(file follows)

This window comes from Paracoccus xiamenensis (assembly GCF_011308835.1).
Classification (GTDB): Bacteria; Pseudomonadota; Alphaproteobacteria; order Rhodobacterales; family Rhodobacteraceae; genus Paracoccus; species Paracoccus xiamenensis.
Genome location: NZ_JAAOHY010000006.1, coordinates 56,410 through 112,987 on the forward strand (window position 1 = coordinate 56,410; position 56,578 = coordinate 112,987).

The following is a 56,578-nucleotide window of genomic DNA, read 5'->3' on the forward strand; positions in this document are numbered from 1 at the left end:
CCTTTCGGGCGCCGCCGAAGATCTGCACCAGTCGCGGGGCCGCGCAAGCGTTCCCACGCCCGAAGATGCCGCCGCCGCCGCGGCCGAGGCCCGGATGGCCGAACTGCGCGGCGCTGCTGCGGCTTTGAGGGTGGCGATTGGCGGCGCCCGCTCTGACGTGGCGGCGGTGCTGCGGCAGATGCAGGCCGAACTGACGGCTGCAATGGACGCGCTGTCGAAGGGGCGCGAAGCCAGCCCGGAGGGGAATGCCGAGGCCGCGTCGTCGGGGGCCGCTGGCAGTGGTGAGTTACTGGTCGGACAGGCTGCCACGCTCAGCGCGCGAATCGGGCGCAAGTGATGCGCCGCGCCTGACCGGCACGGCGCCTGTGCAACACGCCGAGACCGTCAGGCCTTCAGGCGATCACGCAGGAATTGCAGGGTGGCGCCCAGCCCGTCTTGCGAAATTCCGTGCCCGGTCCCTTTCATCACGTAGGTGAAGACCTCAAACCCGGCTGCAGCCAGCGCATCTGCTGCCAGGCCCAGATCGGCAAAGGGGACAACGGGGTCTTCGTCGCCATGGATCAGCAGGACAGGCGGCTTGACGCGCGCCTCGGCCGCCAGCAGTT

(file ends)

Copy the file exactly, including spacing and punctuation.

This window comes from Paracoccus xiamenensis (assembly GCF_011308835.1).
Classification (GTDB): Bacteria; Pseudomonadota; Alphaproteobacteria; order Rhodobacterales; family Rhodobacteraceae; genus Paracoccus; species Paracoccus xiamenensis.
Genome location: NZ_JAAOHY010000006.1, coordinates 56,410 through 112,987 on the forward strand (window position 1 = coordinate 56,410; position 56,578 = coordinate 112,987).

The following is a 56,578-nucleotide window of genomic DNA, read 5'->3' on the forward strand; positions in this document are numbered from 1 at the left end:
CCTTTCGGGCGCCGCCGAAGATCTGCACCAGTCGCGGGGCCGCGCAAGCGTTCCCACGCCCGAAGATGCCGCCGCCGCCGCGGCCGAGGCCCGGATGGCCGAACTGCGCGGCGCTGCTGCGGCTTTGAGGGTGGCGATTGGCGGCGCCCGCTCTGACGTGGCGGCGGTGCTGCGGCAGATGCAGGCCGAACTGACGGCTGCAATGGACGCGCTGTCGAAGGGGCGCGAAGCCAGCCCGGAGGGGAATGCCGAGGCCGCGTCGTCGGGGGCCGCTGGCAGTGGTGAGTTACTGGTCGGACAGGCTGCCACGCTCAGCGCGCGAATCGGGCGCAAGTGATGCGCCGCGCCTGACCGGCACGGCGCCTGTGCAACACGCCGAGACCGTCAGGCCTTCAGGCGATCACGCAGGAATTGCAGGGTGGCGCCCAGCCCGTCTTGCGAAATTCCGTGCCCGGTCCCTTTCATCACGTAGGTGAAGACCTCAAACCCGGCTGCAGCCAGCGCATCTGCTGCCAGGCCCAGATCGGCAAAGGGGACAACGGGGTCTTCGTCGCCATGGATCAGCAGGACAGGCGGCTTGACGCGCGCCTCGGCCGCCAGCAGTT